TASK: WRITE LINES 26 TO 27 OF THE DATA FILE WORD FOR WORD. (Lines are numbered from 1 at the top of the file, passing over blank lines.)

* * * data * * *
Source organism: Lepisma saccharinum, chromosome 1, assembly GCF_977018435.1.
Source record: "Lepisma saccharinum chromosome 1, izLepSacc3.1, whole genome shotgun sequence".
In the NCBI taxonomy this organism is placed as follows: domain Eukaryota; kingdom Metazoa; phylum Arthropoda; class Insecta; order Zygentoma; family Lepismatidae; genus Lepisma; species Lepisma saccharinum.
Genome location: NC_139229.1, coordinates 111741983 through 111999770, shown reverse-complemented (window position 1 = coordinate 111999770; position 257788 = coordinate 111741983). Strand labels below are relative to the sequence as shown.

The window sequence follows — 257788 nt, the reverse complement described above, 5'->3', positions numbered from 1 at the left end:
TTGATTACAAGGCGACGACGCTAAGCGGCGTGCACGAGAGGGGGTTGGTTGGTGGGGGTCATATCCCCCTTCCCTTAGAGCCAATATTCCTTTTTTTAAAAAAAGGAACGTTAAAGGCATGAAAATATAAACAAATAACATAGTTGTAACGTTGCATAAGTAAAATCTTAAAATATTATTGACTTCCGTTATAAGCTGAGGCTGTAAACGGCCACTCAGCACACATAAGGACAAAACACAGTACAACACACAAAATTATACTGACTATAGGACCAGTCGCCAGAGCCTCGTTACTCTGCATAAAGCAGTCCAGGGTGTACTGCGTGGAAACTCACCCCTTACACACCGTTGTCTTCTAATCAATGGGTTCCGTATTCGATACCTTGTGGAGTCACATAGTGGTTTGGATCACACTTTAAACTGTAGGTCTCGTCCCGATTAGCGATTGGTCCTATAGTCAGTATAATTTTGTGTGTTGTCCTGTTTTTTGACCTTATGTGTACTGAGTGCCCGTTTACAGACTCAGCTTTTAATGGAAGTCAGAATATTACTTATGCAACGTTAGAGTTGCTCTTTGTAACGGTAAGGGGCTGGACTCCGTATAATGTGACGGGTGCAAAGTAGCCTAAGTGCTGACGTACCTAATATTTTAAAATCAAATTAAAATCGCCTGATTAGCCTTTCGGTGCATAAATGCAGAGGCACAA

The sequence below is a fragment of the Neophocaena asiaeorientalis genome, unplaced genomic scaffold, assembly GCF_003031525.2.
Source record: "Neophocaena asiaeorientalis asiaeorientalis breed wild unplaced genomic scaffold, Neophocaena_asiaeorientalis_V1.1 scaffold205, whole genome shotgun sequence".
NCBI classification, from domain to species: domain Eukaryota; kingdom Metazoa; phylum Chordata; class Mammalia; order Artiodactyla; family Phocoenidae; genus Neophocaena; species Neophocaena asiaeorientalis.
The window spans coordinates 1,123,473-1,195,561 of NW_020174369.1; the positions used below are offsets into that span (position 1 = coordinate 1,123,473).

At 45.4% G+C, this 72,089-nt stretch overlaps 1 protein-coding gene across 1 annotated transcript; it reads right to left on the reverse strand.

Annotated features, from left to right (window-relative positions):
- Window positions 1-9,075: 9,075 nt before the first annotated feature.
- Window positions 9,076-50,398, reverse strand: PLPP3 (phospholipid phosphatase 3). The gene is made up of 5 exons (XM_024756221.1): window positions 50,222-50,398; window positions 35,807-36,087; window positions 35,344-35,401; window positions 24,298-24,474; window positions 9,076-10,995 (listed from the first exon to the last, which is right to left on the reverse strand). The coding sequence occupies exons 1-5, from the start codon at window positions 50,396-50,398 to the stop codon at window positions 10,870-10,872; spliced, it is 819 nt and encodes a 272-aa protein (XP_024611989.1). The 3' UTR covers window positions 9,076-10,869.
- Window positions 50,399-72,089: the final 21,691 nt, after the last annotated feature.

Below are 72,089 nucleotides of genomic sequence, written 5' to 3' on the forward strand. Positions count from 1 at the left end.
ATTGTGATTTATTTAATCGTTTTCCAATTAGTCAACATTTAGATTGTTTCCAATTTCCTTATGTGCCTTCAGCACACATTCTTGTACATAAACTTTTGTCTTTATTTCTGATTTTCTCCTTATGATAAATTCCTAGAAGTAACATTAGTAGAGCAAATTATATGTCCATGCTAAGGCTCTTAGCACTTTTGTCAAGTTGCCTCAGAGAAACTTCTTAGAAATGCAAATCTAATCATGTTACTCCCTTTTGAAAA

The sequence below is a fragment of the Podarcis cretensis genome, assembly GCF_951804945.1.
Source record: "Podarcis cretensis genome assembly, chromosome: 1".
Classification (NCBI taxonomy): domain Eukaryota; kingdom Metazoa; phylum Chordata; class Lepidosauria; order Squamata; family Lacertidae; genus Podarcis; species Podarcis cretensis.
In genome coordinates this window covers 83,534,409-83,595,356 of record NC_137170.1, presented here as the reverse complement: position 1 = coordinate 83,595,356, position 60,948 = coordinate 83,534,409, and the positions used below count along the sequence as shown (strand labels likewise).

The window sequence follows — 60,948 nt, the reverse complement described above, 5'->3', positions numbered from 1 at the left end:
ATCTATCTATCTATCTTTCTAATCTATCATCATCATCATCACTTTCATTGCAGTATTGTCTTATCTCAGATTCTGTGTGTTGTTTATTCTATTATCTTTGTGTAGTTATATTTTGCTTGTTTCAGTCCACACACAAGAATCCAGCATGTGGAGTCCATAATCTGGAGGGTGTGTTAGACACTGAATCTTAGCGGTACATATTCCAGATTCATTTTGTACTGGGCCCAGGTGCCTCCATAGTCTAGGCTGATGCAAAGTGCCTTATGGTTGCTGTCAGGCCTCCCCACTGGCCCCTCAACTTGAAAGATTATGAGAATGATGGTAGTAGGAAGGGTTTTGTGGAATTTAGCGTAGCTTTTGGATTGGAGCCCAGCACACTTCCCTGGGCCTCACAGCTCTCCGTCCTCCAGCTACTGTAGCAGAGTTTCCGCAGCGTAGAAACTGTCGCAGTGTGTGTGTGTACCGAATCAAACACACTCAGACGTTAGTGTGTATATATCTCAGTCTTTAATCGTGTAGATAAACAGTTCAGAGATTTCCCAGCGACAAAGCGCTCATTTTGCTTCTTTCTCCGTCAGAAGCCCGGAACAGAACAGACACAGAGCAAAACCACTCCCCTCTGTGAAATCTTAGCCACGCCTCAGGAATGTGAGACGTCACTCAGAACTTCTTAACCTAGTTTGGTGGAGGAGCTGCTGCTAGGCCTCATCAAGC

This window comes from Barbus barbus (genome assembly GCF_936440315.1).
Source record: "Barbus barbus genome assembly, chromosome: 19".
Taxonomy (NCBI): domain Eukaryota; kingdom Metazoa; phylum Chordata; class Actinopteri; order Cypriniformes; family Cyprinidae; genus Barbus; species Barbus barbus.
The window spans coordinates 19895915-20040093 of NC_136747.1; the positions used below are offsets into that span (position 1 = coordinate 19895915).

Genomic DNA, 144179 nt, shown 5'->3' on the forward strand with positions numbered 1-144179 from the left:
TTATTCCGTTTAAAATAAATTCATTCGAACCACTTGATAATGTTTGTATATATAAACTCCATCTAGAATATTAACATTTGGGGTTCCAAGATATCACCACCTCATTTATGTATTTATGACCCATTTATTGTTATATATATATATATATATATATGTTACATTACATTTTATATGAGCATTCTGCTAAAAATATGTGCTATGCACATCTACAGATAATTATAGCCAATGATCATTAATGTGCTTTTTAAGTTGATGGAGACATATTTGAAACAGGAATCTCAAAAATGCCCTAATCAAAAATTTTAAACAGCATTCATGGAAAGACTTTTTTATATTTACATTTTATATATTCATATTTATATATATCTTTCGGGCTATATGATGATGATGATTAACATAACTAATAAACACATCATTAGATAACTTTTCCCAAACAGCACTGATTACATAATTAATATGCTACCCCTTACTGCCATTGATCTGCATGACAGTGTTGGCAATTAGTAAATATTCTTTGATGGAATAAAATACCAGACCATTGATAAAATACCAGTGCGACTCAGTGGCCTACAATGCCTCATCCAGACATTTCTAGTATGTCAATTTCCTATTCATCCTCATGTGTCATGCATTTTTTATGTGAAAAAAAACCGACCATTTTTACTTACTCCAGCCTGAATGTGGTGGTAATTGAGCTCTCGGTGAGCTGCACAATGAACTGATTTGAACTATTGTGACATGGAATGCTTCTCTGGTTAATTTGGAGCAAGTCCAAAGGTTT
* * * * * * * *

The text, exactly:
Taxonomy (NCBI): domain Eukaryota; kingdom Metazoa; phylum Chordata; class Actinopteri; order Cypriniformes; family Cyprinidae; genus Barbus; species Barbus barbus.
The window spans coordinates 19895915-20040093 of NC_136747.1; the positions used below are offsets into that span (position 1 = coordinate 19895915).